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Tech stocks take toll on tycoon Soros

Capital can be a cruel mistress

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Security and trust: The backbone of doing business over the internet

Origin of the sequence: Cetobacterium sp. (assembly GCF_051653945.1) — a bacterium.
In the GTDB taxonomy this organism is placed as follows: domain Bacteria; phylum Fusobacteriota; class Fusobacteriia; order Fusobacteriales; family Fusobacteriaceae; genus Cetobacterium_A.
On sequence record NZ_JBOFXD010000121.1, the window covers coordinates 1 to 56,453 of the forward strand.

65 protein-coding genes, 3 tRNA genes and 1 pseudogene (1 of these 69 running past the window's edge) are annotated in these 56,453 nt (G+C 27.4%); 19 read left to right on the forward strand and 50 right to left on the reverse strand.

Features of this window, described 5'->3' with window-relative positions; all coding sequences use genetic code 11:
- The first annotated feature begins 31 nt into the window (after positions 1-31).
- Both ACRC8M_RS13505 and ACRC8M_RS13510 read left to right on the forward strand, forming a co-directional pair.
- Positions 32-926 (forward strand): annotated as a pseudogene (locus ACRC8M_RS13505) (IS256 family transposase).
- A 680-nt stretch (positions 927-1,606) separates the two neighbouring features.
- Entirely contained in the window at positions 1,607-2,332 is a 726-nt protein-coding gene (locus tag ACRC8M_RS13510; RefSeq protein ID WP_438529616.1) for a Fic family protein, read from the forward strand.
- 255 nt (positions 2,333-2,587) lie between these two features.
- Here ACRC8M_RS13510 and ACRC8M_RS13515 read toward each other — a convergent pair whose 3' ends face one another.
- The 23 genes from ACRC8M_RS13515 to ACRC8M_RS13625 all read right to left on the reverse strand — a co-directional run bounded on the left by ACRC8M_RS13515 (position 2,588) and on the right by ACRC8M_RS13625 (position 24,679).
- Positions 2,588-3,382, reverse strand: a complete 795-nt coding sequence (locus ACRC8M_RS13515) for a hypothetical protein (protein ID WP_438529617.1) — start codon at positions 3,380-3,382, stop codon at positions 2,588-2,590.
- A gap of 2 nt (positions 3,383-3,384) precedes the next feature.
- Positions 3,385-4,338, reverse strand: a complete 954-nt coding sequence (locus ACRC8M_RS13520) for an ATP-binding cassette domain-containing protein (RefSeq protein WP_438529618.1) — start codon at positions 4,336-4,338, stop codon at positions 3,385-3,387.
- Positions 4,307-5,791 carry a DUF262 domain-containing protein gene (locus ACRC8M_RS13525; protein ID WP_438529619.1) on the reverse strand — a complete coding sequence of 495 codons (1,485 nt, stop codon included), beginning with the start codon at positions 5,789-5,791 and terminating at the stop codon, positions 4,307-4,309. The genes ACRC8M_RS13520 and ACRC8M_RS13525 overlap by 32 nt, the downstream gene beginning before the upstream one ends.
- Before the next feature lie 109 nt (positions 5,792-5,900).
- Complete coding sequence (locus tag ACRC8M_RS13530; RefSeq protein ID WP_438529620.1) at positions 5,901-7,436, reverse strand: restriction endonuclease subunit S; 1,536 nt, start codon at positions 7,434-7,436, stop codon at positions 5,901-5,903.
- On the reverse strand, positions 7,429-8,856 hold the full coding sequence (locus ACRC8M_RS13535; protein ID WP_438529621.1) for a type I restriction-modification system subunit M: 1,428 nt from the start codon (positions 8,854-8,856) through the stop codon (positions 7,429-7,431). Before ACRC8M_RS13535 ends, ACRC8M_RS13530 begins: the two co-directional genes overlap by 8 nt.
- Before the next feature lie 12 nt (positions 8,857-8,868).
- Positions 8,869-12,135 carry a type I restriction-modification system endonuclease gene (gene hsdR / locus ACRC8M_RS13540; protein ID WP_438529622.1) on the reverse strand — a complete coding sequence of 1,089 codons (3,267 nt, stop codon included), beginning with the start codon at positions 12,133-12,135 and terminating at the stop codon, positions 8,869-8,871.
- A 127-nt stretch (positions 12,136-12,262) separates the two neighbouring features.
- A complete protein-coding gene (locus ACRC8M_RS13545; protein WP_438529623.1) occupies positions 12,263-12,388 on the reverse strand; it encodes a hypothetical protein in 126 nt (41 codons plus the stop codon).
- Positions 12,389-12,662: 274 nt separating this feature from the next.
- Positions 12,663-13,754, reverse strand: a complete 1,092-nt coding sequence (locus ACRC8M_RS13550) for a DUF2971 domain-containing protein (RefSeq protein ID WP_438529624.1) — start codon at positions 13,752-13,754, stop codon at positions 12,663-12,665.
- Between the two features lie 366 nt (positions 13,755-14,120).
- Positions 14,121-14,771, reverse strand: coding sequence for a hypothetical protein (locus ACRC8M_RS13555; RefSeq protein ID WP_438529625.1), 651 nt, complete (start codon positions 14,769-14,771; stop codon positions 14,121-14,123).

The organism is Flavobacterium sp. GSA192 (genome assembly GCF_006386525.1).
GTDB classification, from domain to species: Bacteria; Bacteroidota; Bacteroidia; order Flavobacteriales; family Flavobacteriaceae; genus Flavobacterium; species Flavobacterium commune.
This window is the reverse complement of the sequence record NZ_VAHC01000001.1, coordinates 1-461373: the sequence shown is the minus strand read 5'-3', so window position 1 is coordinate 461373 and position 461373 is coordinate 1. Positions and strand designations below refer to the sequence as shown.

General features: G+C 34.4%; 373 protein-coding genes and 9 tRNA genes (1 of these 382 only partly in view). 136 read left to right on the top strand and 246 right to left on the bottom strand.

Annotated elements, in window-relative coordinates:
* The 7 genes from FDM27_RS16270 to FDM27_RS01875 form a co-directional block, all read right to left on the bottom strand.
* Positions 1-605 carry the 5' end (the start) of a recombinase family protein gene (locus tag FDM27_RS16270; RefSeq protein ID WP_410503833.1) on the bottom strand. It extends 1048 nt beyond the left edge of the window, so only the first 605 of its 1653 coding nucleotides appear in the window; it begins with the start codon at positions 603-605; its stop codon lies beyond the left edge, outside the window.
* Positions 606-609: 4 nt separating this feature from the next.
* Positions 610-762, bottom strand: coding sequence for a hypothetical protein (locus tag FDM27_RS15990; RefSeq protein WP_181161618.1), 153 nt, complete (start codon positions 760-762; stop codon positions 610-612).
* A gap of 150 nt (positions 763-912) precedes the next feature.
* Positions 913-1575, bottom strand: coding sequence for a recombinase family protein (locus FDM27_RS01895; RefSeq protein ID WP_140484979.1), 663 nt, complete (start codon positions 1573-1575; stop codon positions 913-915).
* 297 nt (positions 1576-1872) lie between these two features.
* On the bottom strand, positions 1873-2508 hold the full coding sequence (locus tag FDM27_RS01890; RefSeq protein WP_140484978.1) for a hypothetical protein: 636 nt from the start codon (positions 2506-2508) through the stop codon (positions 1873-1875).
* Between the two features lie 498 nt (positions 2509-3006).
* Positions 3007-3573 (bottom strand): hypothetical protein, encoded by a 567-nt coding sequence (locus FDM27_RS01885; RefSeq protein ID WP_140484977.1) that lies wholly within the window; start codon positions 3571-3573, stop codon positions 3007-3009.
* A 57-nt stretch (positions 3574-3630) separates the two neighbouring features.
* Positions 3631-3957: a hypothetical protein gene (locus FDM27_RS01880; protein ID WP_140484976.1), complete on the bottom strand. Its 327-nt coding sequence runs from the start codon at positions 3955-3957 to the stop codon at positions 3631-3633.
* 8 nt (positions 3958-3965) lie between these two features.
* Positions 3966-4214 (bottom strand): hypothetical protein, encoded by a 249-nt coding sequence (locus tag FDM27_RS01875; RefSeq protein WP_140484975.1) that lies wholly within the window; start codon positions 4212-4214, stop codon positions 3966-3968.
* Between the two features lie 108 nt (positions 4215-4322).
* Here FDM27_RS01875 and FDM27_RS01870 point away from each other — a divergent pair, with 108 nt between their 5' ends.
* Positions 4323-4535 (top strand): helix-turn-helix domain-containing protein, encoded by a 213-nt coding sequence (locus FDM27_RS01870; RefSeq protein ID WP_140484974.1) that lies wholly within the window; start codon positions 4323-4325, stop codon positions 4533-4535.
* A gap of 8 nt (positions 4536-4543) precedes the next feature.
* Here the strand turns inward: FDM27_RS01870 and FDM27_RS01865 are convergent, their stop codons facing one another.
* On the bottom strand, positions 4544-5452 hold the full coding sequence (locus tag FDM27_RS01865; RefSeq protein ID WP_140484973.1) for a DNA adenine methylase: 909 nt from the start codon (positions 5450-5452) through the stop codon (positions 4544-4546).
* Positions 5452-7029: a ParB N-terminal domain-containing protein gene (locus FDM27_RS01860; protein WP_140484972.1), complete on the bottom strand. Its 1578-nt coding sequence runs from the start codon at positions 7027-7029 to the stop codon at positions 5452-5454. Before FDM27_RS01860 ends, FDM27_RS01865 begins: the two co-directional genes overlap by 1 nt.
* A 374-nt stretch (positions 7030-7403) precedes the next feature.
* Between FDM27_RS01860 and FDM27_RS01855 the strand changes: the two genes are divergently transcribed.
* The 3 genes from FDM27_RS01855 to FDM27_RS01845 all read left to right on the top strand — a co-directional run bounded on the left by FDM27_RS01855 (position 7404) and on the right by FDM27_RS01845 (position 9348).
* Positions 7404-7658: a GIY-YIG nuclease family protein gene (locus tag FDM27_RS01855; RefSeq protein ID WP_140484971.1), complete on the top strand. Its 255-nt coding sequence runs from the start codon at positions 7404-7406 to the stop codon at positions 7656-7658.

One of the world's foremost investment gurus, George Soros, has lost billions of dollars investing in tech stocks and is reorganising his business as a result. According to a report in The Guardian newspaper this weekend, the tycoon's Quantum Fund took a severe beating thanks to "misguided investments in technology companies" - falling in value to $8 billion, from $10.4 billion in December 1999. Quantum is a hedge fund, which effectively means that its managers bet on the outcome of investing in companies and markets. The unpredictable nature of IT stocks has taken its toll on this leading light of the traditional investment community, with as much as $5 billion thought to have been lost in a single month. Recent Nasdaq turbulence is thought to have been a particular problem. Soros is now going to break up his huge hedge fund operation and two of his leading managers - Stanley Druckenmiller and Nick Roditi - are set to leave. Druckenmiller is said to have been badly bitten by Nasdaq and is quoted in The Guardian as saying: "I screwed up. I should have got out in February." Another investment guru speaking out against Internet-related investments this weekend was America's richest investor, Warren Buffet, who runs the Berkshire Hathaway investment and insurance company. Interestingly enough, Buffet has steered clear of the tech-stock investment bandwagon, but 1999 was his company's poorest years for returns. Buffet praised the Internet as an information resource but likened it to a chain letter as far as investment was concerned. "For society the Internet's a wonderful thing - but for capitalists it's probably a net negative," he said. "If you are very early in a chain letter, you can make money, but there's no money created." So, it looks as though the thousands of anti-capitalism demonstrators who rioted over the weekend have found a curious ally in their campaign to bring down the multi-national investors that control global markets and cream off millions for themselves. Despite their best efforts, it remains highly unlikely that the protestors will achieve anything other than generating a bit more work for the folk that clean up after them and giving hard pressed police officers a chance to earn a bit of over-time. Capitalism itself, though, has been the undoing (in part, at any rate) of two of the very people the rioters are targeting their actions at. Funny thing, irony. ®

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